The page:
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False fears

Even if large corporations can deal with their losses, it is unlikely that small businesses will
It is clear that many consumers are associating the brand name, Corona, with the disease

The Telegraph   |     |   Published 03.03.20, 06:49 PM

Sir — At a time when thousands of people around the world are succumbing to the coronavirus outbreak, the manufacturer of Corona beer is allegedly facing its worst quarter in sales in a decade. It is clear that many consumers are associating the brand name with the disease. Last month, it was reported that the poultry industry in India lost Rs 13 billion within three weeks, owing to speculations on social media that chickens can spread coronavirus. Even if large corporations can deal with their losses, it is unlikely that small businesses will. All governments should raise awareness among citizens about the disease to dispel myths and rumours.

Abira Ganguly


Move forward

Sir — The verdict of the Supreme Court directing the Centre and the army to grant permanent commission to women army officers is a great victory for those who had been deprived of their due in spite of having served the nation with their exemplary sense of duty, courage and dedication (“March together”, Feb 24 ). In doing so, the court upheld the verdict of the Delhi High Court’s 2010 ruling.

The top court has rightly granted equal opportunities and benefits to female army officers that are enjoyed by their male counterparts, such as pensions, promotions and longer tenures. In this milestone ruling, the judges, D.Y. Chandrachud and Ajay Rastogi, dismissed the age-old, stereotypical and constitutionally flawed notion that physiological differences between men and women make the latter the weaker sex, unfit to carry out their tasks as competently as men. The bench also rejected the Centre’s argument that social or familial responsibility and child-rearing would hinder the performance of women. It should be clearly understood that none of these is exclusively the responsibility of women. The verdict thus reinstated the right to equality guaranteed under Article 14 of the Indian Constitution.

It is surprising that the government thinks that women are not capable of operating in combat zones, when 30 per cent of the women officers in the country are now deputed to conflict areas. The Centre’s theory that women officers will not be obeyed by the men in the army is also baseless. These days, institutions and organizations across the country — schools, universities, corporate companies as well as banks — are headed by women. The men working under them not only function efficiently but also cooperate with them just like all well-meaning colleagues do. The competence of a leader does not depend on gender but on one’s personality and ability to guide others. Therefore, there is no reason why men would not accept women in command roles if their terms of service say so.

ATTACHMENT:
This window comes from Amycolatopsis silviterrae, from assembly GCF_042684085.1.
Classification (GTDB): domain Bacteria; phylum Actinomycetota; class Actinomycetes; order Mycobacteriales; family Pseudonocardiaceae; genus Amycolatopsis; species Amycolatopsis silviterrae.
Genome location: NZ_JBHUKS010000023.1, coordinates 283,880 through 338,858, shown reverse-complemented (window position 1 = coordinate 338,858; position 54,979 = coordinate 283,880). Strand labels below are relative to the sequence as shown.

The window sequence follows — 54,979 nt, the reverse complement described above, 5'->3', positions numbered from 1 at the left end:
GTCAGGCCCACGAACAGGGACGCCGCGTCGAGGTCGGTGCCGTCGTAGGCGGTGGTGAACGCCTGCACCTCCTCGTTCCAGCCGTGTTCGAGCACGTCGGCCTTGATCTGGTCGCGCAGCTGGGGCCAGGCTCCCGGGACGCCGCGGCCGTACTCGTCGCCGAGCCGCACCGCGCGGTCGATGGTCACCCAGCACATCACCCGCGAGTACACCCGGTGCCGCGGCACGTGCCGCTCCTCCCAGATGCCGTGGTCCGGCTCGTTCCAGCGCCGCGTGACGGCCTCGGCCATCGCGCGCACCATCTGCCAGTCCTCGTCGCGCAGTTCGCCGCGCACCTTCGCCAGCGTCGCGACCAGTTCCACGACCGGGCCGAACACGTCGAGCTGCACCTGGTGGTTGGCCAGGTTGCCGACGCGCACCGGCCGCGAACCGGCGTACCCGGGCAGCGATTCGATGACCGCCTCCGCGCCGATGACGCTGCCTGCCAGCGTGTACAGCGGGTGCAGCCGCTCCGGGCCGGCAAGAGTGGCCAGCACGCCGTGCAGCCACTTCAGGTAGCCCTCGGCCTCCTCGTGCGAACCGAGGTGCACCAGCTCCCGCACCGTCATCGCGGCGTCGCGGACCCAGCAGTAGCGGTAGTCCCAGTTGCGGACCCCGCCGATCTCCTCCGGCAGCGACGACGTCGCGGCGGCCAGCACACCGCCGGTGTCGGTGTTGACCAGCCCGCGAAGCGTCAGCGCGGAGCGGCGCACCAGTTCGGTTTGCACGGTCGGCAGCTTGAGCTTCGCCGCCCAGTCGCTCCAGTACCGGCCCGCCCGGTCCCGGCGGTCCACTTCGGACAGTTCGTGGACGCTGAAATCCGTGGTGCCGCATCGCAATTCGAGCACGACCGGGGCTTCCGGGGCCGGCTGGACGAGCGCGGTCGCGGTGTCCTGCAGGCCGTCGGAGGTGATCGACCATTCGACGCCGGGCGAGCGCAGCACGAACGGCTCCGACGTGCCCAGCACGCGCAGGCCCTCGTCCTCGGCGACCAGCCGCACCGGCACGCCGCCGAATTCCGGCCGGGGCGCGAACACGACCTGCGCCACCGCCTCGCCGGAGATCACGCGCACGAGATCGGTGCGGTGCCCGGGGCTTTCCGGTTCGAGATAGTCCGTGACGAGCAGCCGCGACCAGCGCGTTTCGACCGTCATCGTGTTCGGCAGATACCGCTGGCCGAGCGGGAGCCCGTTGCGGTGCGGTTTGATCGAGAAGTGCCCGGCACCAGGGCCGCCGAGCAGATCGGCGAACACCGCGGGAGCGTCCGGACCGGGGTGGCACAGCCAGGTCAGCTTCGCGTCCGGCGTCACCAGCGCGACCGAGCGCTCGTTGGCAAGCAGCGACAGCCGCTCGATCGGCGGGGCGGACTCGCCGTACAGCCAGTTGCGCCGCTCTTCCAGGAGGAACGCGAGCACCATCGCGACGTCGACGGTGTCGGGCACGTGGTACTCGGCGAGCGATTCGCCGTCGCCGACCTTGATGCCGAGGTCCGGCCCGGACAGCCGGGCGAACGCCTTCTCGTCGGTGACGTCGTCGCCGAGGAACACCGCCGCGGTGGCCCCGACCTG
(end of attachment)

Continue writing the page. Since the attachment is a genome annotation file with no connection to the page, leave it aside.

Pramatha R. Bhattacharya


Sir — Dismissing the Centre’s objections in a landmark verdict, the Supreme Court directed the government to level the playing field and grant permanent commission to all women officers irrespective of their years of service within three months. The judge, D.Y. Chandrachud, also said that command positions in the army cannot be legitimately withheld from women.

This ruling that seeks to end gender bias in the army is in keeping with movements across the world asserting women’s right to equal dignity and honour with men. History is replete with instances of courage displayed by women during wars and natural calamities. It is hoped that even though the defence ministry had opposed this view in court, there will be no further challenges to this progressive and far-reaching judgment.

S.S. Paul


Danger ahead

Sir — It is unfortunate that an 18-year-old youth recently lost his life near Muzaffarnagar after he dived into a Ganga canal to shoot a TikTok video. Reports show that last year, the TikTok app had 1.5 billion downloads worldwide. Nearly 44 per cent of these downloads were done in India. This app has gained popularity among the youth because of its easy accessibility. It is surprising for the older generations that people quit their regular jobs to create TikTok content professionally. In Delhi, it is so common for young people to shoot videos at public places that the authorities at some monuments and shrines — the Jama Masjid, for instance — have to put up signboards prohibiting the making of such videos on the premises.

Yet it would be unfair to blame the youth alone for the irresponsible use of such apps and platforms. Adults, too, are so engaged on WhatsApp and Facebook on their mobile phones that they pay scant attention to the roads while commuting. They risk their own lives as much as those of others.

Ayesha Sarkar



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